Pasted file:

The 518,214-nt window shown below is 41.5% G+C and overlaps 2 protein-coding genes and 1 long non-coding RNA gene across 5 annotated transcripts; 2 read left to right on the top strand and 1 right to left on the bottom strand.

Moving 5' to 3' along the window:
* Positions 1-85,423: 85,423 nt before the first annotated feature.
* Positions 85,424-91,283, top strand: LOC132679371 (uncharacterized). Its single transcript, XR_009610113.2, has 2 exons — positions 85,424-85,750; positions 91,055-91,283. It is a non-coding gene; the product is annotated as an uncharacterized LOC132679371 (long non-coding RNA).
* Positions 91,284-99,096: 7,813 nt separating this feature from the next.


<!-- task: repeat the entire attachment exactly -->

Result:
The 518,214-nt window shown below is 41.5% G+C and overlaps 2 protein-coding genes and 1 long non-coding RNA gene across 5 annotated transcripts; 2 read left to right on the top strand and 1 right to left on the bottom strand.

Moving 5' to 3' along the window:
* Positions 1-85,423: 85,423 nt before the first annotated feature.
* Positions 85,424-91,283, top strand: LOC132679371 (uncharacterized). Its single transcript, XR_009610113.2, has 2 exons — positions 85,424-85,750; positions 91,055-91,283. It is a non-coding gene; the product is annotated as an uncharacterized LOC132679371 (long non-coding RNA).
* Positions 91,284-99,096: 7,813 nt separating this feature from the next.